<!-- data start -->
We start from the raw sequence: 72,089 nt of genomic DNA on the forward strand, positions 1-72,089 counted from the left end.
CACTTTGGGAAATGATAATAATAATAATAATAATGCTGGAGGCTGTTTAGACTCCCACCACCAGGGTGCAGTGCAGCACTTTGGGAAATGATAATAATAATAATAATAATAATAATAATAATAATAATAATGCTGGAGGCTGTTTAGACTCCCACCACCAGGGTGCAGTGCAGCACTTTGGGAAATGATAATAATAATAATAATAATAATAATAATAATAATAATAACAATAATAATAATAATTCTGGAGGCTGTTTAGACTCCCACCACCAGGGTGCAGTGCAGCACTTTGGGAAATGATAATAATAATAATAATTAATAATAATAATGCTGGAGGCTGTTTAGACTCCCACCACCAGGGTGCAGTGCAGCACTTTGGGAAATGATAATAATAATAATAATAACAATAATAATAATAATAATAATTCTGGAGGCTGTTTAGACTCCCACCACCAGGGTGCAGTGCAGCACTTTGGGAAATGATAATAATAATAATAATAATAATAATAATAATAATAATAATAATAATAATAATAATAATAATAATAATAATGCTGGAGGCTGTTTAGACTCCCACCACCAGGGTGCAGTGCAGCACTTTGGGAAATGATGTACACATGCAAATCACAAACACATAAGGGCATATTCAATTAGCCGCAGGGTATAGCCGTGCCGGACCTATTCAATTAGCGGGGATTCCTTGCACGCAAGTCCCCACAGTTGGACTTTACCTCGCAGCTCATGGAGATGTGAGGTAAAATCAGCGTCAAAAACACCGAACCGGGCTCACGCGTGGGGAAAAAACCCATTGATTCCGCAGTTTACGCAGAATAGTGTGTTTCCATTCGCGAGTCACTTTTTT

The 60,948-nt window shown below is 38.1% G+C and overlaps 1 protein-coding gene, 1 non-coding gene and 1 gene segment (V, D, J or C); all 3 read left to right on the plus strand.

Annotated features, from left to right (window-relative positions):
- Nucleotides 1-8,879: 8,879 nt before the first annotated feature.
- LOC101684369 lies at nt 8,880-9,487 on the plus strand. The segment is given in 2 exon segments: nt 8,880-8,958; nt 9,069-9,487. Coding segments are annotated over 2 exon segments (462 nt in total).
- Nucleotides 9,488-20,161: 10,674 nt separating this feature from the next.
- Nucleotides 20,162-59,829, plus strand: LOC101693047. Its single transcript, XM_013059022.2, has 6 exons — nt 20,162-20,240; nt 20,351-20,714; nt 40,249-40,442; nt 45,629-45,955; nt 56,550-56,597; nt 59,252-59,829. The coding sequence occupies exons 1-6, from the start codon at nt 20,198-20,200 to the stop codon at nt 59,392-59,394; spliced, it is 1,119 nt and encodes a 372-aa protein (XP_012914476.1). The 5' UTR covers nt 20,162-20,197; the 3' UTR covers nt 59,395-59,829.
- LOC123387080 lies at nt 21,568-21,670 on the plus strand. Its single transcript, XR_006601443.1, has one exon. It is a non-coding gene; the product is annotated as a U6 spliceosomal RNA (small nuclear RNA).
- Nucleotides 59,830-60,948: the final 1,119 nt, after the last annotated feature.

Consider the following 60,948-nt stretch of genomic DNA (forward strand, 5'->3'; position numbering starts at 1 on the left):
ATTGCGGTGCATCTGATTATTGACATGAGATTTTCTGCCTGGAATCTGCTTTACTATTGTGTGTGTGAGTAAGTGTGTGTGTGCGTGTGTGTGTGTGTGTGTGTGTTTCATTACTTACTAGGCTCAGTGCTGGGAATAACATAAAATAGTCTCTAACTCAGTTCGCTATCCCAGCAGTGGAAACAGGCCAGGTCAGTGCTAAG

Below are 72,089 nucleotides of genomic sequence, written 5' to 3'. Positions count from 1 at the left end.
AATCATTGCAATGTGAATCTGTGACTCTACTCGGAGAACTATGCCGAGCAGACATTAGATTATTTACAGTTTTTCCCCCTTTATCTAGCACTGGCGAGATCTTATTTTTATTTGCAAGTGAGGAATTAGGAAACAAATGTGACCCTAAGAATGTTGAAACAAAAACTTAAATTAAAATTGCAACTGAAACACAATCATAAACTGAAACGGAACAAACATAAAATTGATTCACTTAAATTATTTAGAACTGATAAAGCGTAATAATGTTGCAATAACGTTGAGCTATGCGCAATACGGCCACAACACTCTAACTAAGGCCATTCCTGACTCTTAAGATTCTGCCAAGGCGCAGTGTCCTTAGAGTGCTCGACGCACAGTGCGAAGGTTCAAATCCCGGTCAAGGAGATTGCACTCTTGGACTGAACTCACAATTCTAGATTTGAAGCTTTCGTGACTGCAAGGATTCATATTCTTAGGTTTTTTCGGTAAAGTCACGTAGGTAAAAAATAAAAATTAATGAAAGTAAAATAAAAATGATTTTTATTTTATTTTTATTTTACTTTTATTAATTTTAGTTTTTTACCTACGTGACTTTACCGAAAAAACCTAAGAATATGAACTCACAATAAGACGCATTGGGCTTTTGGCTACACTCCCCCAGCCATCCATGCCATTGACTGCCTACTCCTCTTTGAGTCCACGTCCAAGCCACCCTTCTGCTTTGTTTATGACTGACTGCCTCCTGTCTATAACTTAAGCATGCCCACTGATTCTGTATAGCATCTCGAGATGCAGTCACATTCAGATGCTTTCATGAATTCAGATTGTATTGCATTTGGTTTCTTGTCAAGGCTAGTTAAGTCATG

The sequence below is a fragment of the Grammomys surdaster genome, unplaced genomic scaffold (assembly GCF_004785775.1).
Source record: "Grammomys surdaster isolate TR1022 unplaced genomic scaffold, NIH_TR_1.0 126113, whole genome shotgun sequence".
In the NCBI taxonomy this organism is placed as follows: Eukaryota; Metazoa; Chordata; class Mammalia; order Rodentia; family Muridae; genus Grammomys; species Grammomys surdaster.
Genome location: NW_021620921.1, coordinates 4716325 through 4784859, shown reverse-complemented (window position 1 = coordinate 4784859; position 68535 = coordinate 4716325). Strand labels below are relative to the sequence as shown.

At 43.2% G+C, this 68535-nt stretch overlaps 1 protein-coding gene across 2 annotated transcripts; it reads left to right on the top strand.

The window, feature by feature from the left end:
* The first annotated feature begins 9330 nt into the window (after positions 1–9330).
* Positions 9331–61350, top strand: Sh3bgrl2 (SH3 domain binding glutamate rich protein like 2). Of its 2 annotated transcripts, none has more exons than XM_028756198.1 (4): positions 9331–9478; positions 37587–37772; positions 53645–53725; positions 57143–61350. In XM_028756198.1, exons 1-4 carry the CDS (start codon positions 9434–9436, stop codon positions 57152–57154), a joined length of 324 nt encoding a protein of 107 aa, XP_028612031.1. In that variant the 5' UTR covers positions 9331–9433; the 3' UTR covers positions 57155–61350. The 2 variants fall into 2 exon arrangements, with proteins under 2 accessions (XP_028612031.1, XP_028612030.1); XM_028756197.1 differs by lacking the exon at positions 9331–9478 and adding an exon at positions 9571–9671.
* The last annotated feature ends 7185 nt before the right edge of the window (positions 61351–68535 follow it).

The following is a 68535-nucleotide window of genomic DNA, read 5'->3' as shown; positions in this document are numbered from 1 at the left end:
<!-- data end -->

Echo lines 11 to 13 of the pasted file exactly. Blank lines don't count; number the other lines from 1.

Consider the following 60,948-nt stretch of genomic DNA (forward strand, 5'->3'; position numbering starts at 1 on the left):
ATTGCGGTGCATCTGATTATTGACATGAGATTTTCTGCCTGGAATCTGCTTTACTATTGTGTGTGTGAGTAAGTGTGTGTGTGCGTGTGTGTGTGTGTGTGTGTGTTTCATTACTTACTAGGCTCAGTGCTGGGAATAACATAAAATAGTCTCTAACTCAGTTCGCTATCCCAGCAGTGGAAACAGGCCAGGTCAGTGCTAAG

Below are 72,089 nucleotides of genomic sequence, written 5' to 3'. Positions count from 1 at the left end.